Making an extremely personal line of questioning even more personal. It can be a difficult thing to really clearly assess, “what do I truly believe?”

        If there is a lack of belief, or even a total absence of reason to believe, then the question is, what is the drive to continue the search?

        I guess an overarching concept I should throw into this melting pot of contemplation, is if science is systematic knowledge grounded in the physical/material world, would science be fundamental in theoretically disproving the validity of reality (if it ever came under legitimate scrutiny)? Or would it, by its very nature (bound to the measurable reality around us), become redundant toward the cause?

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      5. All marvelous questions! You’ve really covered why my blog even ever came to exist. These are all the questions that are at play. My schedule just intensified so I have less time to write now. But, I will try to start composing an address to these questions. Please bear with me on my slow turnaround. Again, all wonderful points that you make! Talk soon.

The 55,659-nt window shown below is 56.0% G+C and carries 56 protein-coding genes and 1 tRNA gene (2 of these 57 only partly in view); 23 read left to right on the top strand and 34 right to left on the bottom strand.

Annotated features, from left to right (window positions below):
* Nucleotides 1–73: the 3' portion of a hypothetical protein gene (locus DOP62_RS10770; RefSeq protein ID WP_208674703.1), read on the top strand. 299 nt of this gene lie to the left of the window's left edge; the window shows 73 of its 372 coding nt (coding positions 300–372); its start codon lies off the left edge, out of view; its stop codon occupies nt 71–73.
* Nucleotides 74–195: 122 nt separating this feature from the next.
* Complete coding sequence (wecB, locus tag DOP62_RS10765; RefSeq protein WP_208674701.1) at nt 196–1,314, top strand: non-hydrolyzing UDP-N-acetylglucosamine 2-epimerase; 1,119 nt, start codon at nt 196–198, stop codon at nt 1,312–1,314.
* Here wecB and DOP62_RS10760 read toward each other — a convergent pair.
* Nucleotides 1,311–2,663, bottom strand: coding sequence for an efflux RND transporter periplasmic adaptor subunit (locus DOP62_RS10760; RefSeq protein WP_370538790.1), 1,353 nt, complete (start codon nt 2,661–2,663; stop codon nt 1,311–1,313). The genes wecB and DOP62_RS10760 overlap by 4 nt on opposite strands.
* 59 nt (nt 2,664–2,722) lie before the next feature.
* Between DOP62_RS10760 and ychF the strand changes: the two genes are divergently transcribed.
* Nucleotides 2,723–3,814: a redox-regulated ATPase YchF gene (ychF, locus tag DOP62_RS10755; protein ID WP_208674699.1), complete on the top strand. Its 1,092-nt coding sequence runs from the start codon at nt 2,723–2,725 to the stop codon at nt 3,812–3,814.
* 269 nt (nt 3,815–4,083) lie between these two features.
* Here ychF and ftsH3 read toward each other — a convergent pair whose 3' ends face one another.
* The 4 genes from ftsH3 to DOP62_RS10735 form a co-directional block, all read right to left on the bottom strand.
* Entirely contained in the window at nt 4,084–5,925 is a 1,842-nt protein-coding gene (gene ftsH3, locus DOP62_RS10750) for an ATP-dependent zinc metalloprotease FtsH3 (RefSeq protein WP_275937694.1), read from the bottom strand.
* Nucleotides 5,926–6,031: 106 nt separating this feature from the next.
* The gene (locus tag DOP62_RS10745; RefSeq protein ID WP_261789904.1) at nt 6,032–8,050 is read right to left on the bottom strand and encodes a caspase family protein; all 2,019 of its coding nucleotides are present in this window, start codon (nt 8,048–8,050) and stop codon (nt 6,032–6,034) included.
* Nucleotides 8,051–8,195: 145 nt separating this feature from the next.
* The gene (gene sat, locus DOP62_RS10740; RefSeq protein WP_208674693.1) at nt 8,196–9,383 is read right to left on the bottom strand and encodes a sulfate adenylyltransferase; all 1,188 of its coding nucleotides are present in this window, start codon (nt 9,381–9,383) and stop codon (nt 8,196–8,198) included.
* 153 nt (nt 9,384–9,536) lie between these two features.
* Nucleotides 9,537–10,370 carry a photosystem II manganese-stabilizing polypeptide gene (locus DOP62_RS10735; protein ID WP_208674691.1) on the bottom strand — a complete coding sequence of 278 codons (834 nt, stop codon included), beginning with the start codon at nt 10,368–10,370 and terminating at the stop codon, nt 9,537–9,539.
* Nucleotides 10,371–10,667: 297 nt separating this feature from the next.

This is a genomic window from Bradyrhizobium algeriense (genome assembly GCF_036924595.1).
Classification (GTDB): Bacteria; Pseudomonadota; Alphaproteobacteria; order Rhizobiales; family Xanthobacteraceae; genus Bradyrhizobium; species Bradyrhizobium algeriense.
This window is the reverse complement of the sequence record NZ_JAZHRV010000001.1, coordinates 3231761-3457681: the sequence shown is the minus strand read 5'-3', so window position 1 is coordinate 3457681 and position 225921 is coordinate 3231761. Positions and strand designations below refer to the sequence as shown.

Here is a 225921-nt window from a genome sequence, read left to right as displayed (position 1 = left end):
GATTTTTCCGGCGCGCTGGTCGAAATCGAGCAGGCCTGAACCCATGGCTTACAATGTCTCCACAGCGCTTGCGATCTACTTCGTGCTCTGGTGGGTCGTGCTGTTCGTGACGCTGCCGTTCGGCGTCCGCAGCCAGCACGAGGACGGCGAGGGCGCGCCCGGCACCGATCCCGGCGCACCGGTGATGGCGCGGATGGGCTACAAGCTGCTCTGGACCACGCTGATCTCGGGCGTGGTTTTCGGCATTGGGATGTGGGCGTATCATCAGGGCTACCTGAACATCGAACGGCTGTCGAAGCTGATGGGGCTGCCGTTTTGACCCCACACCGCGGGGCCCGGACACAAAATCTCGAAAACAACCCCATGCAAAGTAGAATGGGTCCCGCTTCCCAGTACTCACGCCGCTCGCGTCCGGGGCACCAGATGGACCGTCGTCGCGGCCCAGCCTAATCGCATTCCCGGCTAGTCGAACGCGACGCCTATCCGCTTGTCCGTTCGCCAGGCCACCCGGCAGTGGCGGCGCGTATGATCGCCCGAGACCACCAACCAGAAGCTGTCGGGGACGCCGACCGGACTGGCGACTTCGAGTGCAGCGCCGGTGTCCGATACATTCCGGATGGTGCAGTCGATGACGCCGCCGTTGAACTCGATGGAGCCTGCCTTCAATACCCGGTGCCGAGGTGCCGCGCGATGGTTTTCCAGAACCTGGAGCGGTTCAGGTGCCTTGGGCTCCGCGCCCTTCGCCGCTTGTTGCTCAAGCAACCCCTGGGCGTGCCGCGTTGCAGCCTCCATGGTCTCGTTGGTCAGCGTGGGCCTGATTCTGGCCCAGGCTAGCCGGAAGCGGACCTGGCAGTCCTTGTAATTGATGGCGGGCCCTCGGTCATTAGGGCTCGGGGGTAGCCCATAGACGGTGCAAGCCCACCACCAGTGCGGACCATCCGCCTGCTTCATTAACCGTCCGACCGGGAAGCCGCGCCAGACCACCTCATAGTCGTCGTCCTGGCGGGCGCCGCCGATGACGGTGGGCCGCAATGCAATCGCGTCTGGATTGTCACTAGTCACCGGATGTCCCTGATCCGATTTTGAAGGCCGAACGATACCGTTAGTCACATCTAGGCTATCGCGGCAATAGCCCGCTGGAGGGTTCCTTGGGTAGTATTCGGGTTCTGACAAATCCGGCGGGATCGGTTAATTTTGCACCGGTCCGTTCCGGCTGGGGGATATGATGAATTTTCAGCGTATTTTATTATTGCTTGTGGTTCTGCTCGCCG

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  3. WOW! Okay that is a GREAT tale. Talk about serendipity or….I’m not sure I’m using the right word but that is fate. Major fate! I got chills!

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    1. Thanks so much for those comments, Courtney! 😀 Regardless of what, if any, extra significance a person would apply to this telling (and, I don’t add any myself), it was a humbling experience all the same. 😀 It was a way to get to say goodbye to, Mimi. The statistics of the matter make the event superfluous in a discussion over assigned meaning, but where the real meaning came in was being united with some keepsakes from Magnolia Manor. 😀 I guess it’s nice to find wonder in the world, even if we have to help it out, sometimes. 😀 I’m certainly not against that wonder. I’m simply trying to find it. 😀